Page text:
2.Welcome To The World - 10cc. 10cc were one of the coolest British pop bands ever, until 1977 when half of the quartet left to do inventive, experimental pop records*. The remaining two members of the band continued under the 10cc name, released a couple of decent albums and descended into a valley of maudlin, M.O.R. pop blandness. The biggest single for this incarnation of 10cc was 1978's Dreadlock Holiday ('I don't like reggae, oh nooo' pretty much sums up my reaction to the song) so it's unsurprising that they artlessly name-drop the title into the lyrics of Welcome To The World from their forgettable album of 1980, Look Hear (2 stars -

*The departing duo Godley & Creme actually incorporate the chorus of 10cc's first single Donna into Group Life from their dark, satirical album L, however it's a device cleverly used in a song satirising life in successful band. You can get away with these things if you do them well.

3. Welcome To The Room... Sara - Fleetwood Mac. My love for Fleetwood Mac is like a passionate love affair. However I've never been able to reconcile this love with one Stevie Nicks. Sure, some of my favourite Fleetwood songs are by Ms. Nicks but I can't seem to shake the feeling that she is simply an average artist who had a few flashes of inspired genius and then just spent the rest of her career hanging around musicians with real talent like a blonde, coked-up leech. On Fleetwood Mac's 1987 album Tango In The Night (containing the huge radio hits Everywhere and Sweet Little Lies both written by the infinitely more talented Christine McVie) Nicks contributed the song Welcome To The Room... Sara - a reference to the hit single Sara from Fleetwood's 1979 masterpiece Tusk. Why not just release a single called Hey, Do You Guys Remember Rhiannon?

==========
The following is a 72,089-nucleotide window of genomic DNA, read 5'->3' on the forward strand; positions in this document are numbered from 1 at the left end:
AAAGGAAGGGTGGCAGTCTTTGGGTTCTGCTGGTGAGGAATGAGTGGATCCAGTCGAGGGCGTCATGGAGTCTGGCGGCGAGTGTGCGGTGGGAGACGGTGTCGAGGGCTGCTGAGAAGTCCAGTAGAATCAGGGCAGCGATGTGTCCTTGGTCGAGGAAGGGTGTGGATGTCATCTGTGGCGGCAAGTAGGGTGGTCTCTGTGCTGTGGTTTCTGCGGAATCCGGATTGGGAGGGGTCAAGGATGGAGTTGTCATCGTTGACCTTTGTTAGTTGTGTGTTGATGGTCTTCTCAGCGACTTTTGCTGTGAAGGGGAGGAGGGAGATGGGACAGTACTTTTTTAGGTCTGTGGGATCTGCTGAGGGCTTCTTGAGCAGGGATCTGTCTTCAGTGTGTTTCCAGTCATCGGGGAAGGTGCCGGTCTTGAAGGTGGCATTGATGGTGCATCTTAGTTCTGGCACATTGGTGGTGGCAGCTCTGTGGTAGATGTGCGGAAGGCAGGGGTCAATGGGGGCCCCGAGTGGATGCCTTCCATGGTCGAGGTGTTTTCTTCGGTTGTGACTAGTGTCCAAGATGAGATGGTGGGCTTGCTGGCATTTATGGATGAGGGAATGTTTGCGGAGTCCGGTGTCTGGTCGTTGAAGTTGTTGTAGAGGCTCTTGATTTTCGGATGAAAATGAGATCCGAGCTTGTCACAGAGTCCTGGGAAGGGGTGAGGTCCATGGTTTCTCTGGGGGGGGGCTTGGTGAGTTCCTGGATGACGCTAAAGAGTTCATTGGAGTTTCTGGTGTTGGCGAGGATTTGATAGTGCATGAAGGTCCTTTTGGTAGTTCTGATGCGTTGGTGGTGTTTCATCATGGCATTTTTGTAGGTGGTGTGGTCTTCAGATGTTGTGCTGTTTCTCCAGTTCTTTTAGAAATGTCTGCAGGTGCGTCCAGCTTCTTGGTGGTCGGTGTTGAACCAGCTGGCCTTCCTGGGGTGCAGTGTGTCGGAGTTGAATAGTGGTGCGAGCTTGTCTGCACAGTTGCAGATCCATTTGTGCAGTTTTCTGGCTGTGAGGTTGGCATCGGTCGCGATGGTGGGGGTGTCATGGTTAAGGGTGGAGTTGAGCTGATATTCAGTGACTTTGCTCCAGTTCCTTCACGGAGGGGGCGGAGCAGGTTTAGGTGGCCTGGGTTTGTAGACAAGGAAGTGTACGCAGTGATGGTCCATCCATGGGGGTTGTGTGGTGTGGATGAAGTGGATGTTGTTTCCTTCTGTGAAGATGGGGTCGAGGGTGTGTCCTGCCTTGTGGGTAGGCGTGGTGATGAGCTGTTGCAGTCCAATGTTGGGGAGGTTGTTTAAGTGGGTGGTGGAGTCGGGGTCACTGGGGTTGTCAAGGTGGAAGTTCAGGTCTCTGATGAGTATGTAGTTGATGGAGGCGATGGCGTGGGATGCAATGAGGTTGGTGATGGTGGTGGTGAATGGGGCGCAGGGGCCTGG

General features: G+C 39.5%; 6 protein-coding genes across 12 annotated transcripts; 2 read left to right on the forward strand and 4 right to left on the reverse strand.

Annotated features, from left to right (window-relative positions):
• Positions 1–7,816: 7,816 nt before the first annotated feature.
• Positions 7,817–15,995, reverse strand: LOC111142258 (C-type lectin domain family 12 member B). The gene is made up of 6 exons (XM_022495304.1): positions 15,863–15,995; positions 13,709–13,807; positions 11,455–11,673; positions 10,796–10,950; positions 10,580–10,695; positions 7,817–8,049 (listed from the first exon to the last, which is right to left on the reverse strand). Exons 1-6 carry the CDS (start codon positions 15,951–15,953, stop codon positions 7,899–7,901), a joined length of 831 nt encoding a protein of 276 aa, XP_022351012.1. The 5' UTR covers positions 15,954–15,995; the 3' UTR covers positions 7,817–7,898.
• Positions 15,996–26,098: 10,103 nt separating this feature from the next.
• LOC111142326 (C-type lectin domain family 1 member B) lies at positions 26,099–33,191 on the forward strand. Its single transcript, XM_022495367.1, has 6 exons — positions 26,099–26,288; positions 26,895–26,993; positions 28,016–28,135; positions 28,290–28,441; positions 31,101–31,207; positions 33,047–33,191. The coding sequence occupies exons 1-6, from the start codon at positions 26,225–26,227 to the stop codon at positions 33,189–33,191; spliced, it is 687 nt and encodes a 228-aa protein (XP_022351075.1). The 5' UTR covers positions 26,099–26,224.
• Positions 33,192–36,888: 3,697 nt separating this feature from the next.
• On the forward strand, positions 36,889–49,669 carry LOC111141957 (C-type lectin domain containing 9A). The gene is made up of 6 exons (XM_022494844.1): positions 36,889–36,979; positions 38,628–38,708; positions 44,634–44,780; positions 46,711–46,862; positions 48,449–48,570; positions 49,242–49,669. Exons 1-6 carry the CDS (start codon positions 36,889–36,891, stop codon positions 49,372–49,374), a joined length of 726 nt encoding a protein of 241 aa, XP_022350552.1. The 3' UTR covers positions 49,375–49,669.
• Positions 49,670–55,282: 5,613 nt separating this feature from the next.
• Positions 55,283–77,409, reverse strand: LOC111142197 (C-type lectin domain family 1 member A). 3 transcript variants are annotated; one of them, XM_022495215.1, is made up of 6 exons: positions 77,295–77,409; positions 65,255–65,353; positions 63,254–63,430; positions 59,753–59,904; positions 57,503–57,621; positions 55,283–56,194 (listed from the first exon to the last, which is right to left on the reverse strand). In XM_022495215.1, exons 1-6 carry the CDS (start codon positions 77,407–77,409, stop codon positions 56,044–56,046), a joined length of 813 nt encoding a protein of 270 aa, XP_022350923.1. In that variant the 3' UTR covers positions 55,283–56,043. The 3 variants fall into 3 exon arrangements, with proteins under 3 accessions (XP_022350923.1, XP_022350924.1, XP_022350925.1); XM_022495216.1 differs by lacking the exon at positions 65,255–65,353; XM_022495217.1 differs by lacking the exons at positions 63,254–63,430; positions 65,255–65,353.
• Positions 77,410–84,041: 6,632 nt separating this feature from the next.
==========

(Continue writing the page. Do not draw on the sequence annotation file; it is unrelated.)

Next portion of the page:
4. Tonight - New Kids On The Block (Remember them?). Check out this excerpt from NKOTB's song Tonight: Remember when we said, girl, please don't go, and how I'd be loving you forever, taught you 'bout hangin' tough as long as you got the right stuff, didn't we, girls, ooh, didn't we, girls, aah? Leaving aside for a moment that those lyrics are utter shite, let's do a count on how many of their appalling songs are mentioned in one single verse:
  1. Please Don't Go Girl
  2. I'll Be Loving You (Forever)
  3. Hangin' Tough
  4. You Got It (The Right Stuff)

That's every single from their previous album except for one. These guys should be ashamed (of themselves).

5. Glass Onion - The Beatles. Oh, Come on! I told you about Strawberry Fields - I told you about the walrus and me - I told you about the fool on the hill - Lady Madonna trying to make ends meet etc. This John Lennon character seems positively desperate to convince us that his little band, The Beatles has written a few memorable songs! This shameless plug appears on their barely noticed self-titled release of 1968 (often dismissively referred to as 'The White Album'). The band was so desperate at this point, they even resorted to allowing the drummer to sing on a couple of tracks. Enough said.